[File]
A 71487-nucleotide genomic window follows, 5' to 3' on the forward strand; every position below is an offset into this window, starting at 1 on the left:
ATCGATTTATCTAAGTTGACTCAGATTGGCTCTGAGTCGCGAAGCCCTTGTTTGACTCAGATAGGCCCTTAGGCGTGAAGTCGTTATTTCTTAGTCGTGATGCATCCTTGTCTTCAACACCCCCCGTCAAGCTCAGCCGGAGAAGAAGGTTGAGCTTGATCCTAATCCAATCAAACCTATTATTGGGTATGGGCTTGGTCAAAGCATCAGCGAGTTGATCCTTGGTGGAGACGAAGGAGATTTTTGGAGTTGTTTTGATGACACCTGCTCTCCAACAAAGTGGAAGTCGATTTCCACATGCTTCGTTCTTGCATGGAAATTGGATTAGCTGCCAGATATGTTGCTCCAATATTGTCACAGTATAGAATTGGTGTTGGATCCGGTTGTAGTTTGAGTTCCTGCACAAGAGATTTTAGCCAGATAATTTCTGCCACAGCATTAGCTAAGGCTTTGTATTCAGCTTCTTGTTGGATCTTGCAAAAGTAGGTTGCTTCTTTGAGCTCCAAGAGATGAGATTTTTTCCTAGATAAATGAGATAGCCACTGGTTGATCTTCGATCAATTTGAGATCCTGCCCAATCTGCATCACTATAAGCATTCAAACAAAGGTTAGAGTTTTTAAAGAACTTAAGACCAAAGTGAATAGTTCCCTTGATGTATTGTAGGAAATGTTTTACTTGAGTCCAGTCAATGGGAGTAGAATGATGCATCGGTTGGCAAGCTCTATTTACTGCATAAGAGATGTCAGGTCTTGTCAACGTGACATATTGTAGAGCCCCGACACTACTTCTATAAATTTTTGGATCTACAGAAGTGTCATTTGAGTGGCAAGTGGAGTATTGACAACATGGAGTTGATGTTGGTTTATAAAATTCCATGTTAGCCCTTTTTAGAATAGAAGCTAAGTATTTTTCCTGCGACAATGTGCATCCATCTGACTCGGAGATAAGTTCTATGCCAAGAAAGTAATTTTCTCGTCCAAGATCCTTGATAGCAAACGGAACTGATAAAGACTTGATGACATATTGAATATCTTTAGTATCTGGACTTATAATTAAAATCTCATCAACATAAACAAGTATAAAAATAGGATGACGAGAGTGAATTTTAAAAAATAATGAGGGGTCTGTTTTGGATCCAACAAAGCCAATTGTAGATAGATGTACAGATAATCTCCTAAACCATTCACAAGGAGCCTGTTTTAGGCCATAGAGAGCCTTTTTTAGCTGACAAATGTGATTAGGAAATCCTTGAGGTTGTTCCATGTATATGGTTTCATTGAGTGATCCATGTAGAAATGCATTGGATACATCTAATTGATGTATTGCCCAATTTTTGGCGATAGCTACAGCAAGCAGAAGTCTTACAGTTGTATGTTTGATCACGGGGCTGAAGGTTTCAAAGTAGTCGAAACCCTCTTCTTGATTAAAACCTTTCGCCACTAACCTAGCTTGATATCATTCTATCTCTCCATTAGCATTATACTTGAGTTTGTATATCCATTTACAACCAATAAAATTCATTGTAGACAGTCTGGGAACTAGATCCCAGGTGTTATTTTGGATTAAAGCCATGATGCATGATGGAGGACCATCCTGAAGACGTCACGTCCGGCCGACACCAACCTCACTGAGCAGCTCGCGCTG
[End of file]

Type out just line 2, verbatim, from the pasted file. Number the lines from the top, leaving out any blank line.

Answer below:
ATCGATTTATCTAAGTTGACTCAGATTGGCTCTGAGTCGCGAAGCCCTTGTTTGACTCAGATAGGCCCTTAGGCGTGAAGTCGTTATTTCTTAGTCGTGATGCATCCTTGTCTTCAACACCCCCCGTCAAGCTCAGCCGGAGAAGAAGGTTGAGCTTGATCCTAATCCAATCAAACCTATTATTGGGTATGGGCTTGGTCAAAGCATCAGCGAGTTGATCCTTGGTGGAGACGAAGGAGATTTTTGGAGTTGTTTTGATGACACCTGCTCTCCAACAAAGTGGAAGTCGATTTCCACATGCTTCGTTCTTGCATGGAAATTGGATTAGCTGCCAGATATGTTGCTCCAATATTGTCACAGTATAGAATTGGTGTTGGATCCGGTTGTAGTTTGAGTTCCTGCACAAGAGATTTTAGCCAGATAATTTCTGCCACAGCATTAGCTAAGGCTTTGTATTCAGCTTCTTGTTGGATCTTGCAAAAGTAGGTTGCTTCTTTGAGCTCCAAGAGATGAGATTTTTTCCTAGATAAATGAGATAGCCACTGGTTGATCTTCGATCAATTTGAGATCCTGCCCAATCTGCATCACTATAAGCATTCAAACAAAGGTTAGAGTTTTTAAAGAACTTAAGACCAAAGTGAATAGTTCCCTTGATGTATTGTAGGAAATGTTTTACTTGAGTCCAGTCAATGGGAGTAGAATGATGCATCGGTTGGCAAGCTCTATTTACTGCATAAGAGATGTCAGGTCTTGTCAACGTGACATATTGTAGAGCCCCGACACTACTTCTATAAATTTTTGGATCTACAGAAGTGTCATTTGAGTGGCAAGTGGAGTATTGACAACATGGAGTTGATGTTGGTTTATAAAATTCCATGTTAGCCCTTTTTAGAATAGAAGCTAAGTATTTTTCCTGCGACAATGTGCATCCATCTGACTCGGAGATAAGTTCTATGCCAAGAAAGTAATTTTCTCGTCCAAGATCCTTGATAGCAAACGGAACTGATAAAGACTTGATGACATATTGAATATCTTTAGTATCTGGACTTATAATTAAAATCTCATCAACATAAACAAGTATAAAAATAGGATGACGAGAGTGAATTTTAAAAAATAATGAGGGGTCTGTTTTGGATCCAACAAAGCCAATTGTAGATAGATGTACAGATAATCTCCTAAACCATTCACAAGGAGCCTGTTTTAGGCCATAGAGAGCCTTTTTTAGCTGACAAATGTGATTAGGAAATCCTTGAGGTTGTTCCATGTATATGGTTTCATTGAGTGATCCATGTAGAAATGCATTGGATACATCTAATTGATGTATTGCCCAATTTTTGGCGATAGCTACAGCAAGCAGAAGTCTTACAGTTGTATGTTTGATCACGGGGCTGAAGGTTTCAAAGTAGTCGAAACCCTCTTCTTGATTAAAACCTTTCGCCACTAACCTAGCTTGATATCATTCTATCTCTCCATTAGCATTATACTTGAGTTTGTATATCCATTTACAACCAATAAAATTCATTGTAGACAGTCTGGGAACTAGATCCCAGGTGTTATTTTGGATTAAAGCCATGATGCATGATGGAGGACCATCCTGAAGACGTCACGTCCGGCCGACACCAACCTCACTGAGCAGCTCGCGCTG